Regarding housing for single people a mate of mine is divorced, grown up kids etc. He'd be more than content with a 1 bed 30-40 sq meter apartment. But no we wont build them. Bollix. Instead he is looking at 2 bed houses or apartment way to big for his needs.



  • Registered Users Posts: 4,027 ✭✭✭standardg60


    Small windows weren't so much to do with heat loss, they were just the simplest and cheapest method of construction. Arching or hewing a large piece of stone for the lintel wasn't an option for most, and glass was expensive.

    Personally i think that the planning requirement for small windows for new builds in rural areas just so they look 'traditional' is a joke. It makes a mockery of whatever 'heritage' is supposed to be. Times have changed and modern architecture should reflect the current



  • Registered Users Posts: 15,487 ✭✭✭✭whisky_galore


    Irish keeping up with the Murphy's/dick waving thing. Johnny over the road puts up a big house, therefore I must fire up a bigger house.

    It's very funny when they run out of funds building their mini hotel and the 'garden' is rough ground with building materials blowing around. Same with motors, big car on the outside but poverty spec inside.



  • Advertisement
  • Registered Users Posts: 5,368 ✭✭✭JimmyVik




    Yuck



  • Subscribers Posts: 40,545 ✭✭✭✭sydthebeat




  • Registered Users Posts: 984 ✭✭✭Still stihl waters 3


    Exactly, gravel drive with the kerbs done but no money to tar it, house not painted 10 years later, crazy stuff



  • Registered Users Posts: 9,461 ✭✭✭Furze99


    No chimney is one of the bigger changes, I see estates of matchbox houses being built now around Dublin. Like Legoland in places and none have chimneys, solar panels stuck on roof in many cases. Where chimneys are built, they are false constructions, just to add to the look of the house and put the price up several thousand €.

    Don't quite agree on the small windows think and that large modern windows are the business. All openings in exterior walls, windows & doors etc can never be as well insulated as a properly built exterior wall, as far as I know. So there's some balance, a sweet point. Where enough light and solar gain is allowed in whilst set against heat loss.



  • Registered Users Posts: 2,120 ✭✭✭sprucemoose


    not award winning but those are quite decent.

    '100 percent. Its mental and a blight on the landscaoe in the country. Long line the bungalow or cottage' - long live the bungalow, are you being serious?



  • Registered Users Posts: 4,528 ✭✭✭Deeec


    Most new builds in estates do look minimal and cheap. They are ugly. They get way uglier though years down the line when occupants start putting there own stamp on the property by changing the windows and doors or some other aspect of the property. Often people get this very wrong.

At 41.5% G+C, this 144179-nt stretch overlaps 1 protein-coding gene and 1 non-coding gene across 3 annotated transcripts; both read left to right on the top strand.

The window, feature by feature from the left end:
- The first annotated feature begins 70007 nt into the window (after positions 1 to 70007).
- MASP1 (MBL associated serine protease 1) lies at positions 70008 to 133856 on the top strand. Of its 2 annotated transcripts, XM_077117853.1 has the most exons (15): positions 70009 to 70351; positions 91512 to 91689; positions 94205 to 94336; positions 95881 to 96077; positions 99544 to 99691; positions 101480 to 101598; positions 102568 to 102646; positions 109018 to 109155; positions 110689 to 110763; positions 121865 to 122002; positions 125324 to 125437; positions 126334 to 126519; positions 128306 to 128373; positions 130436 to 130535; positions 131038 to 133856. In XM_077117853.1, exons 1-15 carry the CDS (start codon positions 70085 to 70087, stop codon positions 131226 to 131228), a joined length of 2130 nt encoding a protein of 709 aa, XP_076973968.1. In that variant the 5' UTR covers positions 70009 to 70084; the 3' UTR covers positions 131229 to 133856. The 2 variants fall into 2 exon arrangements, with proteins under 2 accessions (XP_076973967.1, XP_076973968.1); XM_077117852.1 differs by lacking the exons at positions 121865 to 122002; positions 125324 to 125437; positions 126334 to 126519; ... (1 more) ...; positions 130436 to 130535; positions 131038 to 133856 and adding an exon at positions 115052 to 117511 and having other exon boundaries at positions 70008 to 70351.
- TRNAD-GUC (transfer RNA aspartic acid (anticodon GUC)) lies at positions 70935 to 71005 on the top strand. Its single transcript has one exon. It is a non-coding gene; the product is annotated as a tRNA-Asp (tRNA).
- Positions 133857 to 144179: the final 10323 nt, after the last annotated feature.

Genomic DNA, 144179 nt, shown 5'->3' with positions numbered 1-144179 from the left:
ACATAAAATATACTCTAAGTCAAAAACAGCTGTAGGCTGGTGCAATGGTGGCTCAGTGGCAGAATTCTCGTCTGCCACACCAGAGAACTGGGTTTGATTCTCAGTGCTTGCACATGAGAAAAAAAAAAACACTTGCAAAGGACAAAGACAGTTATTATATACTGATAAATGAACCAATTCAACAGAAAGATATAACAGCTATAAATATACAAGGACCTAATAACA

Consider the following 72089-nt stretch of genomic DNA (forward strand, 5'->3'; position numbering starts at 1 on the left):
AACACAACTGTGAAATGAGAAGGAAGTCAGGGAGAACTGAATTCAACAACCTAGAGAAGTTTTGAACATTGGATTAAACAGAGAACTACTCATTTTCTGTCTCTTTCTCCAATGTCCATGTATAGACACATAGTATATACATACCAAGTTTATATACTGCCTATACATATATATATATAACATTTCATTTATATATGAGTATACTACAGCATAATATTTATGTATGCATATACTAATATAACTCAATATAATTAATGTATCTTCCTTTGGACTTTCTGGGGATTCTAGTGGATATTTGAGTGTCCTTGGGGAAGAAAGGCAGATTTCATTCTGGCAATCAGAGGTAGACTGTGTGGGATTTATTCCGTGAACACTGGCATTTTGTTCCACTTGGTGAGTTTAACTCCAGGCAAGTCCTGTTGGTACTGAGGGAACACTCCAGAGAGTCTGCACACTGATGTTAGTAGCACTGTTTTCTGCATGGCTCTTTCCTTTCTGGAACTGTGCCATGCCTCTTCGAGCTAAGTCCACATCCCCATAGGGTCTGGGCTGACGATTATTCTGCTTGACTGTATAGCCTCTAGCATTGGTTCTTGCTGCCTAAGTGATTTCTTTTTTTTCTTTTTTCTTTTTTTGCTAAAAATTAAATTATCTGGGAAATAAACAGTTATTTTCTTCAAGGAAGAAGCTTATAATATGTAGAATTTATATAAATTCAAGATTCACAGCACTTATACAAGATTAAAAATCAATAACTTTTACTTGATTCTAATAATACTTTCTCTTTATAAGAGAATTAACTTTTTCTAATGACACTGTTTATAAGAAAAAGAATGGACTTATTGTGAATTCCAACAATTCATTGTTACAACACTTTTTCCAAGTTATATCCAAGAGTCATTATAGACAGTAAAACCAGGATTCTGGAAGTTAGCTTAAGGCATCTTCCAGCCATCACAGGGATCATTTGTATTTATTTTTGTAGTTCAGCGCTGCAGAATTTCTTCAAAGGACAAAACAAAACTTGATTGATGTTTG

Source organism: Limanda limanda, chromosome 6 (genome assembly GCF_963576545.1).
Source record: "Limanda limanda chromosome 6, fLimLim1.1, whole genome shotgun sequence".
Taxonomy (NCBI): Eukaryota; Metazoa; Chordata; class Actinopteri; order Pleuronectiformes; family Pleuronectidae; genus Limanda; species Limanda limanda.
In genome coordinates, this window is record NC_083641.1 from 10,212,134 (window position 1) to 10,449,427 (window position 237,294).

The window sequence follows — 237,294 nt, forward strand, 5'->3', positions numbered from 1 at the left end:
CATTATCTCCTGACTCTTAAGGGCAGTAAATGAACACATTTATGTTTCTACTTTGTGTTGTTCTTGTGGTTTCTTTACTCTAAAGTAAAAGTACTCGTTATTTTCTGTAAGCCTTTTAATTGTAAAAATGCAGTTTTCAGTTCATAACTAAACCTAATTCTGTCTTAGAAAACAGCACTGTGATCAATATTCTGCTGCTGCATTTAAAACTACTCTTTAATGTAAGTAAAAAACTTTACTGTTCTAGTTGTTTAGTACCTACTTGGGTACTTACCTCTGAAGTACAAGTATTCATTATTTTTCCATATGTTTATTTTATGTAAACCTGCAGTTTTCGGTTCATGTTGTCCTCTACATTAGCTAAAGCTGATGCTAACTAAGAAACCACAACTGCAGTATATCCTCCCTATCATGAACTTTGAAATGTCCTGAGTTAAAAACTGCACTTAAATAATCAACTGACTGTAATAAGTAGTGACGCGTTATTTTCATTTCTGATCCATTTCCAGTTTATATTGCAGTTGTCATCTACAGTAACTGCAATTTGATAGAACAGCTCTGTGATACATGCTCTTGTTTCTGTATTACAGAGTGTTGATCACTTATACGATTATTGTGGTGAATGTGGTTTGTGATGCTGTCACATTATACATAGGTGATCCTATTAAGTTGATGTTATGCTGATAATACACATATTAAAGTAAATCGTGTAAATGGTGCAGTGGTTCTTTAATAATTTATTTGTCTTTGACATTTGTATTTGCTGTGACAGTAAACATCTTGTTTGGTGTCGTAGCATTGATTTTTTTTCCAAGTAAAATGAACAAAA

I also hate the teeny tiny back gardens that most new estates have. Houses are so close together that there is no privacy whatsoever. Years ago houses had much bigger gardens. Outdoor space is important and it is often not considered by buyers at all.

    Most new builds don't seem to have garages for storage anymore either.



  • Registered Users Posts: 15,487 ✭✭✭✭whisky_galore


    They get way uglier though years down the line when occupants start putting there own stamp on the property by changing the windows and doors or some other aspect of the property. Often people get this very wrong.

    Oh by god. This.

    Those dolls house white PVC doors are a pet hate of mine. These do not look good on anything.



  • Registered Users Posts: 23,076 ✭✭✭✭mickdw


    To be honest, most self builders set out with just such plans.

    They raise enough funds to get into the house and comply with planning and building regs. No more, no less.

    It's easy to scoff at this but it has been the way for along time in rural Ireland and to be fair, you would have to argue that it is wise to put the money into getting the house right and big deal if they have a rough driveway for a year or 2.

    I see this consistently in my work certifying one off builds where only minimal funds are allocated towards landscaping.

    In terms of certification, I look for garden walls to be done and any drainage required to be in place but couldn't care less about lawn seeding or tarmac or kerbs.

    You might see it as crazy stuff but these people are sitting in their 250 sqm houses with mortgages of under 250k for the most part.

    They might argue that paying 600 or 700k for a small house in an estate is the crazy stuff.



  • Registered Users Posts: 5,368 ✭✭✭JimmyVik


    If you told me the house i was buying was going to look like that then id tell yuou not to bother even starting to build it :)



  • Advertisement
  • Registered Users Posts: 8,239 ✭✭✭Pussyhands


    I'm talking about one off builds with this point. I'm in the self build group on fb and most of the houses are sooo ugly.

    What is actually with the design where you have a house and then you have another section extrdued out of it like it's an extension...yet it's a new build! Similar to this kinda thing.

    And not having a fascia or soffit looks so wrong.




Advertisement